The only difference I saw as with the older trailer with the TV on CC it would drop out of cruise on like three or four places and with the newer trailer with all the supposed areodynamics that did not happen, but that is really a very minor difference over 800 miles.

Larry

Turtle n Peeps

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Posted: 11/10/11 05:58pm Link  |  Print  |  Notify Moderator

t-smith wrote:

The problem / solution isn't in the front of the TT. It is in the back.

The trailers with the biggest MPG improvement are those that have a rounded or tear-drop back.

What we don't see with our bricks in the back, is the turbulent air that is swirling directly behind our TT, causing drag. It's not the pulling the front through the air, it's the dragging a vortex behind our TT.

edit: in the NASA link that the post above mine has - check out the tabs on the rear that they were using to manipulate the air behind the vehicle.

What he said. Nobody thinks about the huge drag in the back.


~ Too many freaks & not enough circuses ~


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jmtandem

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Posted: 11/10/11 06:54pm Link  |  Print  |  Notify Moderator

Quote:


I've always wanted to try AirTabs. They are designed to create controlled vortexes to help reduce drag. Anyone use them? I imagine they could help a little, but I can't see them making my flat backed more aerodynamic to the point of saving 1-2mpg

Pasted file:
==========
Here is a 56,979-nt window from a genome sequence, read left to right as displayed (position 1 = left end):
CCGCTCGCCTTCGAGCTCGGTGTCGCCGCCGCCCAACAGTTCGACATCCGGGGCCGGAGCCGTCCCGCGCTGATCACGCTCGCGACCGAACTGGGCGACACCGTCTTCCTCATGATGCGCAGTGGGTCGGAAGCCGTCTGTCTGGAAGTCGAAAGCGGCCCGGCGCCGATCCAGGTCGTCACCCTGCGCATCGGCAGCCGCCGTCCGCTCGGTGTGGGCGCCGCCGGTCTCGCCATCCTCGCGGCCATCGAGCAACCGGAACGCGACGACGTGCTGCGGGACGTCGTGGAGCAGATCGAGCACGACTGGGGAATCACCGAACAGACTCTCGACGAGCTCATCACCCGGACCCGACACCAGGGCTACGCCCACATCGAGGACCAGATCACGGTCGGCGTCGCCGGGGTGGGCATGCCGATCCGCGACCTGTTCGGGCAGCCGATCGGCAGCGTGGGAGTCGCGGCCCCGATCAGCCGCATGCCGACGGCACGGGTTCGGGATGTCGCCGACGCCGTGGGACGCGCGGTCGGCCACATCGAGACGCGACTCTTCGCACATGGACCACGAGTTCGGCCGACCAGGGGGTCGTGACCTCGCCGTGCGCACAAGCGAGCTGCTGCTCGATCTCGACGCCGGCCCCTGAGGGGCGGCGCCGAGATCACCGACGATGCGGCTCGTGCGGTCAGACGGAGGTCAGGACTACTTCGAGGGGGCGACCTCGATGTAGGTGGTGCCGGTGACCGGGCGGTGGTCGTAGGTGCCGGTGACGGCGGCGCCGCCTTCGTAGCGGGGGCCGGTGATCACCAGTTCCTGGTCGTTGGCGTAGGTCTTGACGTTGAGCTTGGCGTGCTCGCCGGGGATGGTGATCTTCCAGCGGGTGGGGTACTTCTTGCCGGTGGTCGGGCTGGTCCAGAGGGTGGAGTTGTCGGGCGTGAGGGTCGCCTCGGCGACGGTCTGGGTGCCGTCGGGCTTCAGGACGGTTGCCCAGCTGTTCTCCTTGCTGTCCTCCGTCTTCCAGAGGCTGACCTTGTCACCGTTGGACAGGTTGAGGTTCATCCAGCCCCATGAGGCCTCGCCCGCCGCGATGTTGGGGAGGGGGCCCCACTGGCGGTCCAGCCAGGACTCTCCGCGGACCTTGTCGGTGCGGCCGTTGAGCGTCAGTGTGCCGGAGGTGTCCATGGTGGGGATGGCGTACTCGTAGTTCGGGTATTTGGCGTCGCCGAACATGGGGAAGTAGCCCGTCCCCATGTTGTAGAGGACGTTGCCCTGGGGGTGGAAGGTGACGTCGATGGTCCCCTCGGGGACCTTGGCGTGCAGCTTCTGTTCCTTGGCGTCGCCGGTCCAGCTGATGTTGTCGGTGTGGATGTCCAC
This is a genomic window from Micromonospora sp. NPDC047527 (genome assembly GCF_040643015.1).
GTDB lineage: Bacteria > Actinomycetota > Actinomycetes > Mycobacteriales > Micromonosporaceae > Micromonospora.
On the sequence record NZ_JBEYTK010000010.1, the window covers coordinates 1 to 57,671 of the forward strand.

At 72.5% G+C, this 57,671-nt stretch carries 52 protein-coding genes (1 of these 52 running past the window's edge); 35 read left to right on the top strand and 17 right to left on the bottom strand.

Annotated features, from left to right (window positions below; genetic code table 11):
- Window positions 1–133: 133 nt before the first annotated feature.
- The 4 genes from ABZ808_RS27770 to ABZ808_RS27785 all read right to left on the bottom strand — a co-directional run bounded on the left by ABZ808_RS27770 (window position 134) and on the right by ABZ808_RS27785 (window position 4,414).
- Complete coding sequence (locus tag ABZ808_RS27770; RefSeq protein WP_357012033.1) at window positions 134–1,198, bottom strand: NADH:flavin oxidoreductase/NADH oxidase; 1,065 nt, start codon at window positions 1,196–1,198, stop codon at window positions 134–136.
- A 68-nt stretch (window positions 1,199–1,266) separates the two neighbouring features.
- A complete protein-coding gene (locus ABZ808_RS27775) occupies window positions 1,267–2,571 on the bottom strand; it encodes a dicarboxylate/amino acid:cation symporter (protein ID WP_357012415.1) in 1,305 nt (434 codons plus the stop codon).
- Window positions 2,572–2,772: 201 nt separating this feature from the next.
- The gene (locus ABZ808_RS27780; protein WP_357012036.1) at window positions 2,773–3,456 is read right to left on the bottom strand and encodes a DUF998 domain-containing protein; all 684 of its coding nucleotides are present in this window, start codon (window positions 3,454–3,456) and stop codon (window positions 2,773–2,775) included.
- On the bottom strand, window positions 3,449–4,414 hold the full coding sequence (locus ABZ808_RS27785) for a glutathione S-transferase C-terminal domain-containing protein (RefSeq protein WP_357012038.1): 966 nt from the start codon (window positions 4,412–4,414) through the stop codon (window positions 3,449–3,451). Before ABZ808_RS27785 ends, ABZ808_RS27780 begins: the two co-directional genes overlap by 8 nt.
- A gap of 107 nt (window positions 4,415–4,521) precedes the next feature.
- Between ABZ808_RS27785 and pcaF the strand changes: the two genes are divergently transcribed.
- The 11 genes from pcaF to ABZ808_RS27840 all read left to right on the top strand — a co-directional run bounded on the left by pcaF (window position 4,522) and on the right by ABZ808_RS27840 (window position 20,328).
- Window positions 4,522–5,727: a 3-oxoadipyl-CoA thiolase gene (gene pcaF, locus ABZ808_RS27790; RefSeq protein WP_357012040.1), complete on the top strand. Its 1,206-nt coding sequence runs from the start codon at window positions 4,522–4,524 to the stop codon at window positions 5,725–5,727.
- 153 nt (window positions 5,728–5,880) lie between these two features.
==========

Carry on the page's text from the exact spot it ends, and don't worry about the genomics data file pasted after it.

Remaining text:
t-smith,

There was quite a bit of discussion and testing of the air tabs about ten years ago in the Turbo Diesel Register (a publication mostly devoted to Dodge diesel trucks). If I recall the bigger issue with the tabs was how they worked to effectuate the air leaving the square back trailer to keep it both dust free and to reduce sway. The surprising benefit was to reduce sway and according to the author of the articles they worked in a noticable way. I am not sure how much they cost nor how many are needed to see any result but am sure that they need to be placed about every foot or so to work and they were not placed on the back of the trailer but near the rear of the trailers sides and perhaps along the roof at the back.


'05 Dodge Cummins 4x4 dually 3500 white quadcab auto long bed.
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jmtandem

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Posted: 11/10/11 07:03pm Link  |  Print  |  Notify Moderator